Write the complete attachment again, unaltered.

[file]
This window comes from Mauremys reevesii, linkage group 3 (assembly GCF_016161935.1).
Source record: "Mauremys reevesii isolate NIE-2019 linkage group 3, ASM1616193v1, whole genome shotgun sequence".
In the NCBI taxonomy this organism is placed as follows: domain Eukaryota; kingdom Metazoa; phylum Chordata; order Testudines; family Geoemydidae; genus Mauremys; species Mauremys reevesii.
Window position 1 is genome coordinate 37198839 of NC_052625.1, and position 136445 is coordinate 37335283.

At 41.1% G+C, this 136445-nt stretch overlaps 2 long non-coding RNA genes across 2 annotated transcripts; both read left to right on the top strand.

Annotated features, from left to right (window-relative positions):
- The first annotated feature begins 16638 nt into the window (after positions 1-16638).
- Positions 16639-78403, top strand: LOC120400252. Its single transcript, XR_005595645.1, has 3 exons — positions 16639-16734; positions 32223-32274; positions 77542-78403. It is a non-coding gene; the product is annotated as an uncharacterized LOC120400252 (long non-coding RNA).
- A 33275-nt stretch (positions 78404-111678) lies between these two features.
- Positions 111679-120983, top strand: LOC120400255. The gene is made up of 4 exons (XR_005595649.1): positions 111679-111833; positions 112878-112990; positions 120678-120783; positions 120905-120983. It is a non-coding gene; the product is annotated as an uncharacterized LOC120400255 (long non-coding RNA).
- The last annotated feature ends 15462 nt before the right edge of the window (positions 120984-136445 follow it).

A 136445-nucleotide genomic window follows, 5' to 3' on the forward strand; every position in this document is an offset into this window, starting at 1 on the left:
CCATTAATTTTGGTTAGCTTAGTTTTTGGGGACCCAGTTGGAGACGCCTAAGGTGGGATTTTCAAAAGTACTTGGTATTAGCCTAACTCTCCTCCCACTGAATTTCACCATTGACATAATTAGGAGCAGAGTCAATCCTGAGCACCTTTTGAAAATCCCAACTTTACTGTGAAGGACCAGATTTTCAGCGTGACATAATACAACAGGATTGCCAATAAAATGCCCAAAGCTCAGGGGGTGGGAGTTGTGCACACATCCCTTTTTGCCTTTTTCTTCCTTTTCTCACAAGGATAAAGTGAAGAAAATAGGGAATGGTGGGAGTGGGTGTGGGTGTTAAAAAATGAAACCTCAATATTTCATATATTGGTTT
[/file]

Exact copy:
This window comes from Mauremys reevesii, linkage group 3 (assembly GCF_016161935.1).
Source record: "Mauremys reevesii isolate NIE-2019 linkage group 3, ASM1616193v1, whole genome shotgun sequence".
In the NCBI taxonomy this organism is placed as follows: domain Eukaryota; kingdom Metazoa; phylum Chordata; order Testudines; family Geoemydidae; genus Mauremys; species Mauremys reevesii.
Window position 1 is genome coordinate 37198839 of NC_052625.1, and position 136445 is coordinate 37335283.

At 41.1% G+C, this 136445-nt stretch overlaps 2 long non-coding RNA genes across 2 annotated transcripts; both read left to right on the top strand.

Annotated features, from left to right (window-relative positions):
- The first annotated feature begins 16638 nt into the window (after positions 1-16638).
- Positions 16639-78403, top strand: LOC120400252. Its single transcript, XR_005595645.1, has 3 exons — positions 16639-16734; positions 32223-32274; positions 77542-78403. It is a non-coding gene; the product is annotated as an uncharacterized LOC120400252 (long non-coding RNA).
- A 33275-nt stretch (positions 78404-111678) lies between these two features.
- Positions 111679-120983, top strand: LOC120400255. The gene is made up of 4 exons (XR_005595649.1): positions 111679-111833; positions 112878-112990; positions 120678-120783; positions 120905-120983. It is a non-coding gene; the product is annotated as an uncharacterized LOC120400255 (long non-coding RNA).
- The last annotated feature ends 15462 nt before the right edge of the window (positions 120984-136445 follow it).

A 136445-nucleotide genomic window follows, 5' to 3' on the forward strand; every position in this document is an offset into this window, starting at 1 on the left:
CCATTAATTTTGGTTAGCTTAGTTTTTGGGGACCCAGTTGGAGACGCCTAAGGTGGGATTTTCAAAAGTACTTGGTATTAGCCTAACTCTCCTCCCACTGAATTTCACCATTGACATAATTAGGAGCAGAGTCAATCCTGAGCACCTTTTGAAAATCCCAACTTTACTGTGAAGGACCAGATTTTCAGCGTGACATAATACAACAGGATTGCCAATAAAATGCCCAAAGCTCAGGGGGTGGGAGTTGTGCACACATCCCTTTTTGCCTTTTTCTTCCTTTTCTCACAAGGATAAAGTGAAGAAAATAGGGAATGGTGGGAGTGGGTGTGGGTGTTAAAAAATGAAACCTCAATATTTCATATATTGGTTT